Al-Monitor:  Do you have any red lines regarding the diplomatic process? Does Netanyahu know what they are?

Lapid:  I don’t like ultimatums I announced before the elections that we would not sit in a government that does not conduct diplomatic negotiations. The government is conducting diplomatic negotiations. You don’t want to give your own government an ultimatum, because then you are helping the Palestinians. I don’t want to help the Palestinians. I am on the side of the Israelis. Therefore, it would be wrong for me to set red lines in the middle of the negotiations. But everybody knows that we will not allow the government of Israel to let these negotiations disintegrate. That is a general statement to the outside world, and it is a statement that has details behind it, when sitting in a room to hold a discussion, or as part of the diplomatic steering committee, or within the cabinet.

Al-Monitor:  Do you feel like you are kept up to date?

Lapid:  I also speak to Kerry. Last time I met with him. This time I’ll be talking on the phone with him a little later. I talk to the Americans all the time. And the diplomatic steering committee meets to discuss what to do. Some things are also brought before the cabinet. This means that I am sitting at all the critical junctures and know what is really happening.

Al-Monitor:  Do you believe that Bibi [Netanyahu] entered the negotiations wholeheartedly and willingly?

Lapid:  I don’t think any of us entered these negotiations wholeheartedly and willingly. Obviously, it tears us up inside. You want to reach an arrangement so that we can part ways with the Palestinians, but any such arrangement comes with a cost that we would rather not pay if we could avoid it. "Two states for two peoples" may be nothing more than a sentence, but behind that sentence lies the evacuation of tens of thousands of people from their homes and from a place that for me, with my family history — I come from a home that aligned with the nationalist camp — is really part of our homeland. I can tell you which prophet walked on which hill. In that sense, everyone is uneasy about it. But we have to do it so that we can separate from the Palestinians.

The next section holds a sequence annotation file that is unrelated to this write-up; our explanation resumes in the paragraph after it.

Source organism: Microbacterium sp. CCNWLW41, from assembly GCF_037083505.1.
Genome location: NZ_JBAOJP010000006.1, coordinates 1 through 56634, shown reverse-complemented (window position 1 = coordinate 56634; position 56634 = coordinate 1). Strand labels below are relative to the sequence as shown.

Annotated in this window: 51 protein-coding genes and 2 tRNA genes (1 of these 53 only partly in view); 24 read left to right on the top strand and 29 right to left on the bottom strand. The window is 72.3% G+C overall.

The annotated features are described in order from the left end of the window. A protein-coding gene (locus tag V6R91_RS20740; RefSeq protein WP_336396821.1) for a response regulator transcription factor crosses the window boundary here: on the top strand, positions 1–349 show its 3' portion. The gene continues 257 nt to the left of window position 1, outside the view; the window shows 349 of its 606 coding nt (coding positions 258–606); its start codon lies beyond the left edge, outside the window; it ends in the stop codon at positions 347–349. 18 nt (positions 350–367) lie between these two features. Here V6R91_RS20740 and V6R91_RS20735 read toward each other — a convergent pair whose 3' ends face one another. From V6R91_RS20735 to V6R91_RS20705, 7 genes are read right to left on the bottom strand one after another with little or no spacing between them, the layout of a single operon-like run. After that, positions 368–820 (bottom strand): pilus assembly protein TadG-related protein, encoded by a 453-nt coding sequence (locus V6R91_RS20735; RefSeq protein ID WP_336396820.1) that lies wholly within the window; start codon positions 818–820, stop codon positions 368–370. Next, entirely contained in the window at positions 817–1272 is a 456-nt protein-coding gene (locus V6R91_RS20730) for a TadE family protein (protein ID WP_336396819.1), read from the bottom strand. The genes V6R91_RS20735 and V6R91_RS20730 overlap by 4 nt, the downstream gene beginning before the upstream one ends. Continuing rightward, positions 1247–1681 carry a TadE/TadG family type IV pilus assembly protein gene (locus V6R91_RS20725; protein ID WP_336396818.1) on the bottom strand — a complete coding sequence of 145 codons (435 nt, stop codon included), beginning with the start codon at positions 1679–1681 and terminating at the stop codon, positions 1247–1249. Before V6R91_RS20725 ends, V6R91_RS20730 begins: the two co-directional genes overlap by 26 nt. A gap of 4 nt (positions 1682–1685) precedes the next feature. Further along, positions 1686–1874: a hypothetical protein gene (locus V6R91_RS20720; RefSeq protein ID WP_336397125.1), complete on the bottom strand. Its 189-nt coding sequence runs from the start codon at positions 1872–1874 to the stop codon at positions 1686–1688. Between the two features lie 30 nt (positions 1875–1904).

Al-Monitor:  Do you think Bibi is going there?

Lapid:  I am not a pundit. I’m a player, so it would not be right for me to say where it is heading. There was also a decision, which I consider to be correct, that of all the people involved in the negotiations, the only person who may say where we stand is John Kerry. That’s how it should be, too. There is so much gossip and so many rumors all around us, and that’s fine. It comes with the territory. And the Palestinians are a little less disciplined than us in these kinds of things.

Al-Monitor:  What do you think about their commitment to the negotiations?